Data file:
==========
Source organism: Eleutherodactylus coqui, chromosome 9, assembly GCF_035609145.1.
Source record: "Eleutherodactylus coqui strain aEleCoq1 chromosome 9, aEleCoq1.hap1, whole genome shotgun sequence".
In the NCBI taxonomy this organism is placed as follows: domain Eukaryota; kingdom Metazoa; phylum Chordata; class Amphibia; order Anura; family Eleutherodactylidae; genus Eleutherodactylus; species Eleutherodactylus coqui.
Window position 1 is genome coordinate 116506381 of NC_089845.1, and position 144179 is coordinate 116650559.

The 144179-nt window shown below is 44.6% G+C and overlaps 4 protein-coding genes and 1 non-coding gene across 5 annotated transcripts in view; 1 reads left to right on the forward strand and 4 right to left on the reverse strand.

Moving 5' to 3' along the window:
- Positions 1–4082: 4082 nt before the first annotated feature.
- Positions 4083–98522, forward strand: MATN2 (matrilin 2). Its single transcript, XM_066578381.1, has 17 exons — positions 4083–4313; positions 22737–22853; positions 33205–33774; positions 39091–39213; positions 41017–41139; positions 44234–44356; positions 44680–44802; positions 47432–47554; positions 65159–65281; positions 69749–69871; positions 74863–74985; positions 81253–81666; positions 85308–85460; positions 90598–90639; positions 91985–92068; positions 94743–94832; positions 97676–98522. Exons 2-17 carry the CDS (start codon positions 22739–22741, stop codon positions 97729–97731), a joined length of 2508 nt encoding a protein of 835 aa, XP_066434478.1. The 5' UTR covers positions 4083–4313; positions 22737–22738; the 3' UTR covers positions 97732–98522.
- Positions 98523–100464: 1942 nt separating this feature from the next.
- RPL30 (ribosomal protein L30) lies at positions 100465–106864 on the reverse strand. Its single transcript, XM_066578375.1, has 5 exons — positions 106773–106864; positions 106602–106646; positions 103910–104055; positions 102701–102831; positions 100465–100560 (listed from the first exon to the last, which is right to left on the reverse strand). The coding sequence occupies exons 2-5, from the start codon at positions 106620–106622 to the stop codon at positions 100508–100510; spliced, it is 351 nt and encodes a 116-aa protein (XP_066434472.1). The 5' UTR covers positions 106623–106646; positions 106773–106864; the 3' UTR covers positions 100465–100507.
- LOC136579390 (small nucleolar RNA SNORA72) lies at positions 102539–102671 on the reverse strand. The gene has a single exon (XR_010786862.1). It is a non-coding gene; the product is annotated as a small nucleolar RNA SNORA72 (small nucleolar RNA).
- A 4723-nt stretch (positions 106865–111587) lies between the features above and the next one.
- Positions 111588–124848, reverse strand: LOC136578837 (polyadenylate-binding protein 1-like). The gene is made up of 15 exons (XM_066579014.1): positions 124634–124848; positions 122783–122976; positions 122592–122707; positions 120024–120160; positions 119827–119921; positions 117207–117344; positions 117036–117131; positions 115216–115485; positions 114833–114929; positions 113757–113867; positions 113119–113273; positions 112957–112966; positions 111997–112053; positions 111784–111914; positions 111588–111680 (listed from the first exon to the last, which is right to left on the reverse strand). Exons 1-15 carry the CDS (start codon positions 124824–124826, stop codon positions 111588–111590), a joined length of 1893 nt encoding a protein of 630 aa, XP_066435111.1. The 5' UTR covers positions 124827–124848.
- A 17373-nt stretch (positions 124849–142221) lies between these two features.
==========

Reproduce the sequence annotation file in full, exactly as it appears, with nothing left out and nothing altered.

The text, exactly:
Source organism: Eleutherodactylus coqui, chromosome 9, assembly GCF_035609145.1.
Source record: "Eleutherodactylus coqui strain aEleCoq1 chromosome 9, aEleCoq1.hap1, whole genome shotgun sequence".
In the NCBI taxonomy this organism is placed as follows: domain Eukaryota; kingdom Metazoa; phylum Chordata; class Amphibia; order Anura; family Eleutherodactylidae; genus Eleutherodactylus; species Eleutherodactylus coqui.
Window position 1 is genome coordinate 116506381 of NC_089845.1, and position 144179 is coordinate 116650559.

The 144179-nt window shown below is 44.6% G+C and overlaps 4 protein-coding genes and 1 non-coding gene across 5 annotated transcripts in view; 1 reads left to right on the forward strand and 4 right to left on the reverse strand.

Moving 5' to 3' along the window:
- Positions 1–4082: 4082 nt before the first annotated feature.
- Positions 4083–98522, forward strand: MATN2 (matrilin 2). Its single transcript, XM_066578381.1, has 17 exons — positions 4083–4313; positions 22737–22853; positions 33205–33774; positions 39091–39213; positions 41017–41139; positions 44234–44356; positions 44680–44802; positions 47432–47554; positions 65159–65281; positions 69749–69871; positions 74863–74985; positions 81253–81666; positions 85308–85460; positions 90598–90639; positions 91985–92068; positions 94743–94832; positions 97676–98522. Exons 2-17 carry the CDS (start codon positions 22739–22741, stop codon positions 97729–97731), a joined length of 2508 nt encoding a protein of 835 aa, XP_066434478.1. The 5' UTR covers positions 4083–4313; positions 22737–22738; the 3' UTR covers positions 97732–98522.
- Positions 98523–100464: 1942 nt separating this feature from the next.
- RPL30 (ribosomal protein L30) lies at positions 100465–106864 on the reverse strand. Its single transcript, XM_066578375.1, has 5 exons — positions 106773–106864; positions 106602–106646; positions 103910–104055; positions 102701–102831; positions 100465–100560 (listed from the first exon to the last, which is right to left on the reverse strand). The coding sequence occupies exons 2-5, from the start codon at positions 106620–106622 to the stop codon at positions 100508–100510; spliced, it is 351 nt and encodes a 116-aa protein (XP_066434472.1). The 5' UTR covers positions 106623–106646; positions 106773–106864; the 3' UTR covers positions 100465–100507.
- LOC136579390 (small nucleolar RNA SNORA72) lies at positions 102539–102671 on the reverse strand. The gene has a single exon (XR_010786862.1). It is a non-coding gene; the product is annotated as a small nucleolar RNA SNORA72 (small nucleolar RNA).
- A 4723-nt stretch (positions 106865–111587) lies between the features above and the next one.
- Positions 111588–124848, reverse strand: LOC136578837 (polyadenylate-binding protein 1-like). The gene is made up of 15 exons (XM_066579014.1): positions 124634–124848; positions 122783–122976; positions 122592–122707; positions 120024–120160; positions 119827–119921; positions 117207–117344; positions 117036–117131; positions 115216–115485; positions 114833–114929; positions 113757–113867; positions 113119–113273; positions 112957–112966; positions 111997–112053; positions 111784–111914; positions 111588–111680 (listed from the first exon to the last, which is right to left on the reverse strand). Exons 1-15 carry the CDS (start codon positions 124824–124826, stop codon positions 111588–111590), a joined length of 1893 nt encoding a protein of 630 aa, XP_066435111.1. The 5' UTR covers positions 124827–124848.
- A 17373-nt stretch (positions 124849–142221) lies between these two features.